As compared to the high levels of confidence shown by respondents in the questions regarding freedom levels, students were less sure in the economic sector, with an average of 3.09 and majority responses concentrating below 4, and significantly less indicated a 5 (24 compared to 8). 

Forms response chart. Question title: How sure are you of your answer to the last 2 questions?. Number of responses: 111 responses.

Figure 3. Surveyees’ confidence in their response to questions regarding the projected level of success of US and Chinese economies, ranked on a scale of one to five

In facing the tougher questions of the projected level of success of each economy, the level of confidence shown by respondents was more varied, with an average of 3.32, thus showing again that the surveyees were less certain regarding the economic issues of the two Superpowers.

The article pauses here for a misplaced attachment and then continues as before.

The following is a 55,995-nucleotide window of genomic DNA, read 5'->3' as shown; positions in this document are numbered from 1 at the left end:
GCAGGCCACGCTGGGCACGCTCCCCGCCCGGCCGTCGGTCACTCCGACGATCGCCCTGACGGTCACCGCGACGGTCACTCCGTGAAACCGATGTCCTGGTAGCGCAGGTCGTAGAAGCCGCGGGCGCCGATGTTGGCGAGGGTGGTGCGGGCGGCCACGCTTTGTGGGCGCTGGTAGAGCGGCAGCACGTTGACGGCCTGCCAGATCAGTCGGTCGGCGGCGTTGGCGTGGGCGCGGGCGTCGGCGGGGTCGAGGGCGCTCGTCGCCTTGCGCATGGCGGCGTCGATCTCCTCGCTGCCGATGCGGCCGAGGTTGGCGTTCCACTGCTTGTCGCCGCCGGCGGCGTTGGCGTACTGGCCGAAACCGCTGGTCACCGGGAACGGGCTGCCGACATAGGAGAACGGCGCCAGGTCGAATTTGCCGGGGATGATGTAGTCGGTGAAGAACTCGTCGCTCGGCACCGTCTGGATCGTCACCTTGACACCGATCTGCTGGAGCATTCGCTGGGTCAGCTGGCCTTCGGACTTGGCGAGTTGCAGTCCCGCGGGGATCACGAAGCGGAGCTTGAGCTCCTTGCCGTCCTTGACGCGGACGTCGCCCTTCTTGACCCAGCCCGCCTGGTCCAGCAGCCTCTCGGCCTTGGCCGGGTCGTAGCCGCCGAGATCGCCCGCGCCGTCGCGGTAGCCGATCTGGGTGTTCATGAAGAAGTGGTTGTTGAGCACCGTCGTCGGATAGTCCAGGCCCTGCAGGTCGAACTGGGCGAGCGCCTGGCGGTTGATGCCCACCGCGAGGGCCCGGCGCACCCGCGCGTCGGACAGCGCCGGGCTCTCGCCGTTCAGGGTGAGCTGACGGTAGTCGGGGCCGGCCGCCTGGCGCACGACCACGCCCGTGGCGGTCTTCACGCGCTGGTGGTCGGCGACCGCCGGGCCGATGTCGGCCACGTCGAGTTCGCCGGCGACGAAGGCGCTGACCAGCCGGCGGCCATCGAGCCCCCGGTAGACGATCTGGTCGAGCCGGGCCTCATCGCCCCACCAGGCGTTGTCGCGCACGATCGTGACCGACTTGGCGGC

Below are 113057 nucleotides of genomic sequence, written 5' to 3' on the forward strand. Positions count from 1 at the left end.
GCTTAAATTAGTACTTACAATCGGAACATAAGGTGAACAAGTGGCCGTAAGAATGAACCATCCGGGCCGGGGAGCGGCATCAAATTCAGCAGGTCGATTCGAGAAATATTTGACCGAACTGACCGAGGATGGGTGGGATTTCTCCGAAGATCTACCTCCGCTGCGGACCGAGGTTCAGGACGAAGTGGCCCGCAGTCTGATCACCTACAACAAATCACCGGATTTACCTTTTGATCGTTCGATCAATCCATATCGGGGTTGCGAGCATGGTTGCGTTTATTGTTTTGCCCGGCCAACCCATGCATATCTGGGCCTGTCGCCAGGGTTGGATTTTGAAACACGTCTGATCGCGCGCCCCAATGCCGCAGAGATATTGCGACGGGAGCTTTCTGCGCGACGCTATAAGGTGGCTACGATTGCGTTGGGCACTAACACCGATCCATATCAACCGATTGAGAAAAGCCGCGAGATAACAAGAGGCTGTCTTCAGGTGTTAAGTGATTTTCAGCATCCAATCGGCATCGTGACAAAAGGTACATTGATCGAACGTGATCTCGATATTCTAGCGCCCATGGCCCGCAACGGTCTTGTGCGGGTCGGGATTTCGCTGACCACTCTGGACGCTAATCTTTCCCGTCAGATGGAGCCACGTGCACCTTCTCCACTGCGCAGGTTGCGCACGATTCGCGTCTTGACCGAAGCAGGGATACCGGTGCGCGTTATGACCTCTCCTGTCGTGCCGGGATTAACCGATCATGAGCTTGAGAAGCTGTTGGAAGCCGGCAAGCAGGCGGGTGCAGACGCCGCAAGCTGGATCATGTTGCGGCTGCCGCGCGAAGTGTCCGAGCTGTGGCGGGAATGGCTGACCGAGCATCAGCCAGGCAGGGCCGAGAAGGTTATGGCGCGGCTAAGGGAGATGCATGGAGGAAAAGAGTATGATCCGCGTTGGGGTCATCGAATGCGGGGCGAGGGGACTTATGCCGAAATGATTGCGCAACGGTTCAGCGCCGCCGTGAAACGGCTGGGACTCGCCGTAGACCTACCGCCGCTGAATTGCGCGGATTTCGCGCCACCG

Awareness of Singapore’s position 

Majority of the respondents had an acute awareness of Singapore’s position in the dispute, however (see Figure 4 below). 

Forms response chart. Question title: Do you think Singapore should side with either country?. Number of responses: 111 responses.

Figure 4. Surveyee responses to whether Singapore should take a position in the dispute to side with any of the Superpowers 

Thus, they were aware of the precarious position that Singapore is in and the necessity to remain neutral. This is further backed by elaborations provided by some surveyees, including an emphasis on our weakness as a “small country” and importance of our “neutrality”. Hence, the majority of youths are aware of Singapore’s position in the conflict.